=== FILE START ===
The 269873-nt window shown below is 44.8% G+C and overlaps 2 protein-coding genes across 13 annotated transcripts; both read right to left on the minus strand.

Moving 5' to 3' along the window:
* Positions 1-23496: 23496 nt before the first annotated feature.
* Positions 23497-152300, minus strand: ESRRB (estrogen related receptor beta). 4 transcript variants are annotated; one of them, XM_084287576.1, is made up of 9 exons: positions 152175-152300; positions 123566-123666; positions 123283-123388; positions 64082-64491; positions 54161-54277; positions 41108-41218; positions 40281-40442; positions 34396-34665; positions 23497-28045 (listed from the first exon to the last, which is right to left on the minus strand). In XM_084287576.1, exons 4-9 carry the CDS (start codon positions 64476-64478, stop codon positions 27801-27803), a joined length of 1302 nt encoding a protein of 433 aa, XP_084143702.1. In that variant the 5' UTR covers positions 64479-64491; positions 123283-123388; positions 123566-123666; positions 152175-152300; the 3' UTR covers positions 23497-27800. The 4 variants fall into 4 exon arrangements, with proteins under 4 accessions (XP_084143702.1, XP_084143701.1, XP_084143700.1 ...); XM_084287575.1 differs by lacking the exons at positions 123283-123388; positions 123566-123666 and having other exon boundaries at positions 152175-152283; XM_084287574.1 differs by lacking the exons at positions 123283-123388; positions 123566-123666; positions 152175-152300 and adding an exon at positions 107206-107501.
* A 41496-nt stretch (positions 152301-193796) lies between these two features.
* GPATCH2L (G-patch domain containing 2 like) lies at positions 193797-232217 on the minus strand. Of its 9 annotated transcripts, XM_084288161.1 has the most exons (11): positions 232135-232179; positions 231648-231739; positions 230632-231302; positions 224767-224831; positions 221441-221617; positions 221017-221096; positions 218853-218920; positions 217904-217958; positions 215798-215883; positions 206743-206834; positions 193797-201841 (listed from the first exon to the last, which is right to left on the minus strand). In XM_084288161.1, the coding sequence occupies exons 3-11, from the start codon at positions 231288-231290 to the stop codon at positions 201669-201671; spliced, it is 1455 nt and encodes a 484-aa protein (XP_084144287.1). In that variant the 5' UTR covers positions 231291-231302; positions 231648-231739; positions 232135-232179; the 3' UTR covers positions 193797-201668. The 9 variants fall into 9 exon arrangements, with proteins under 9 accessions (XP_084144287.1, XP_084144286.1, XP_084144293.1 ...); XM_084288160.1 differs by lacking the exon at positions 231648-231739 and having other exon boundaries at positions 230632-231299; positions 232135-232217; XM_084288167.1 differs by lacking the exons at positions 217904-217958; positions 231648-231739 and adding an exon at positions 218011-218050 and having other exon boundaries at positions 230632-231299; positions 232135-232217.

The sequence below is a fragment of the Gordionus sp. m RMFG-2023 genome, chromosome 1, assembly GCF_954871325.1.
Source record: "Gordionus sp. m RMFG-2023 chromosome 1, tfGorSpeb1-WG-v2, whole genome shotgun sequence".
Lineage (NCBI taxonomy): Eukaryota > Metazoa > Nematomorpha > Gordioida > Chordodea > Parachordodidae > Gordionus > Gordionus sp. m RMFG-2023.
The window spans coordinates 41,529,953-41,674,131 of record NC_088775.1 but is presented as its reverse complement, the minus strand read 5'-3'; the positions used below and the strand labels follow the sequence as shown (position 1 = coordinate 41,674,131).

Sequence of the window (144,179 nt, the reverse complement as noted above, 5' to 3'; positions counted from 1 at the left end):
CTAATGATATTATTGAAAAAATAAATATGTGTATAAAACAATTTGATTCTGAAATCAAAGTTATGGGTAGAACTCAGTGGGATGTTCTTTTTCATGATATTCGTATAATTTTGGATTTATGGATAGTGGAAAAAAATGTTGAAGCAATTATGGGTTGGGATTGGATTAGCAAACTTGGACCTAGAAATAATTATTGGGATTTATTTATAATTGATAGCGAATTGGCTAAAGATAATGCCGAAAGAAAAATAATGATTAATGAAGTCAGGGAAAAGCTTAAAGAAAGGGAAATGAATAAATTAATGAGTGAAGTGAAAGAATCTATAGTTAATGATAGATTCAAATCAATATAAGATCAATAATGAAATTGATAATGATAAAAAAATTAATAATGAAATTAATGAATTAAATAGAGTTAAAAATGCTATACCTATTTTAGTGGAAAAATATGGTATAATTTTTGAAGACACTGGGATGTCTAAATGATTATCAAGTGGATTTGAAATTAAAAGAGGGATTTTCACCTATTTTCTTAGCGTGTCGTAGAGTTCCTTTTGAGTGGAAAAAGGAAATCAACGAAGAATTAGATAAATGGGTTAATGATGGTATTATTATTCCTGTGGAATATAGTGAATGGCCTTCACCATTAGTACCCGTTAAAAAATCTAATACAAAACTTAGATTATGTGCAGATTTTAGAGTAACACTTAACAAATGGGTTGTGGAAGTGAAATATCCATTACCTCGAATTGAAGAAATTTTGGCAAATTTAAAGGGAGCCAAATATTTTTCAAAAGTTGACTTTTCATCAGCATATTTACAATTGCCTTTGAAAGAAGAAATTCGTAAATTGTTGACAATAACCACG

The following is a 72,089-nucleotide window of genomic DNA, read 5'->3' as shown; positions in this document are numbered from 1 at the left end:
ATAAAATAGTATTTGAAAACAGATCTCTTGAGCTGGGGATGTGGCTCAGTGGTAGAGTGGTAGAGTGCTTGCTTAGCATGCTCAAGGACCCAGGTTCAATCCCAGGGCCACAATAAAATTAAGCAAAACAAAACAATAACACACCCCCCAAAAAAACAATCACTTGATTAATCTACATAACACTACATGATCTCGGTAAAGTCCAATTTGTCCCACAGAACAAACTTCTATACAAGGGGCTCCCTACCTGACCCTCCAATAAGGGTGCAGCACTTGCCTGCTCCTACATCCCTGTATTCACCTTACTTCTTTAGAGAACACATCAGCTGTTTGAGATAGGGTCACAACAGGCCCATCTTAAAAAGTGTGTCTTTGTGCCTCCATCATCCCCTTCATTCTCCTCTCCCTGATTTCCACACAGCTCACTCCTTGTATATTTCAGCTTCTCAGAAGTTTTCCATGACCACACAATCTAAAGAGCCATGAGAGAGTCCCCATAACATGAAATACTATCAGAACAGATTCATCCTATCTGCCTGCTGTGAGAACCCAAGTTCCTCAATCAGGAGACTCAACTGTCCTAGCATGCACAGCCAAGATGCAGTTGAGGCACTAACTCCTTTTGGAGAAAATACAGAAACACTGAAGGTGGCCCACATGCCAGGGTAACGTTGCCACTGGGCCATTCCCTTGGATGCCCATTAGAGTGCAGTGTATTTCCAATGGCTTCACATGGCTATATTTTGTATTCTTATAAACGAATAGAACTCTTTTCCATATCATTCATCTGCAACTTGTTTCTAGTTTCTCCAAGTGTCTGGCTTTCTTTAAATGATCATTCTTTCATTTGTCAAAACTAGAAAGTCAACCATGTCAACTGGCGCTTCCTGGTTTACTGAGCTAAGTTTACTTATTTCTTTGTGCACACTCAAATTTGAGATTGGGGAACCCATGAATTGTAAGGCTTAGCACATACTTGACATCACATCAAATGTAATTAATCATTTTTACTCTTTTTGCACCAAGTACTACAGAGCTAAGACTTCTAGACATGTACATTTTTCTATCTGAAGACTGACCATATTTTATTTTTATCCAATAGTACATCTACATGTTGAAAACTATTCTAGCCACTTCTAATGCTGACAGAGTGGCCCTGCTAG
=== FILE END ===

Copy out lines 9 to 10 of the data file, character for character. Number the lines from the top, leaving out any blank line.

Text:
Lineage (NCBI taxonomy): Eukaryota > Metazoa > Nematomorpha > Gordioida > Chordodea > Parachordodidae > Gordionus > Gordionus sp. m RMFG-2023.
The window spans coordinates 41,529,953-41,674,131 of record NC_088775.1 but is presented as its reverse complement, the minus strand read 5'-3'; the positions used below and the strand labels follow the sequence as shown (position 1 = coordinate 41,674,131).